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EFA Marketers Overcoming ObstaclesEFA Marketers Overcoming Obstacles

Steve Myers

June 2, 2011

21 Min Read
EFA Marketers Overcoming Obstacles

Its placed at the end of the Greek alphabet, but omega is anything but last in the world of healthy fats. The awareness of and knowledge about omega-3 and -6 fatty acids has exploded in the past few years, presenting these ingredients with a unique growth opportunity. Diet and nutrition fads ebb and flow with the media-reported research tide, whereby the latest study is the one emblazoned in consumers minds and most likely to impact their behavior. For a nutrient or nutrient group to establish some permanence, its positive studies must drown out its negatives and continuously build on the good news. Essential fatty acids (EFAs) are trying to do just that and, so far, they appear to be winning the battle.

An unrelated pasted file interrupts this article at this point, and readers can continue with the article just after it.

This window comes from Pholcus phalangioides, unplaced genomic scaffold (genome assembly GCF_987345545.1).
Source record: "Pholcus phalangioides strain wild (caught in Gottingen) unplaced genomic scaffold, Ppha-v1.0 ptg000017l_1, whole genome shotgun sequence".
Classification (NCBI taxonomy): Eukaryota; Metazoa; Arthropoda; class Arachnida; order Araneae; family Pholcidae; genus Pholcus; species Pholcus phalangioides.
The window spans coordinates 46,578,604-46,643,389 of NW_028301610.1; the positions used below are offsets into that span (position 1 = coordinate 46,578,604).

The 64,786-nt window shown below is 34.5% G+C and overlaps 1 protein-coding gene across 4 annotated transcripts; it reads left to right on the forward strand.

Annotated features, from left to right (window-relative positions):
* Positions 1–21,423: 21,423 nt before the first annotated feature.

EFAs are unsaturated long-chain fatty acids that are essential to the function and health of the human body, which cannot make its own supply of these nutrients. EFAs include omega-3s and -6s; omega-9s, while healthy, arent considered essential because the body can make them. Technically, the body only needs omega-3 linolenic acid (LNA) and omega-6 linoleic acid (LA), and it can use enzymes to convert these two into several different beneficial fatty acids such as the omega-3s eicosapentaenoic acid (EPA) and docosahexaenoic acid (DHA), as well as the omega-6 gamma-linoleic acid (GLA) and arachidonic acid (AA). However, the conversion from LNA to EPA and DHA is widely reported as inadequateConversion is extremely poor, said Bruce Holub, Ph.D., professor emeritus in the Department of Human Health & Nutritional Sciences at the University of Guelph, Ontario, Canada. Research has shown the average conversion rate is between 2 percent and 15 percent,1 with the conversion to EPA much better than to DHA, which is further down the metabolic line. Considering this poor conversion, EPA- and/or DHA-containing ingredients have become popular in the EFA market segment.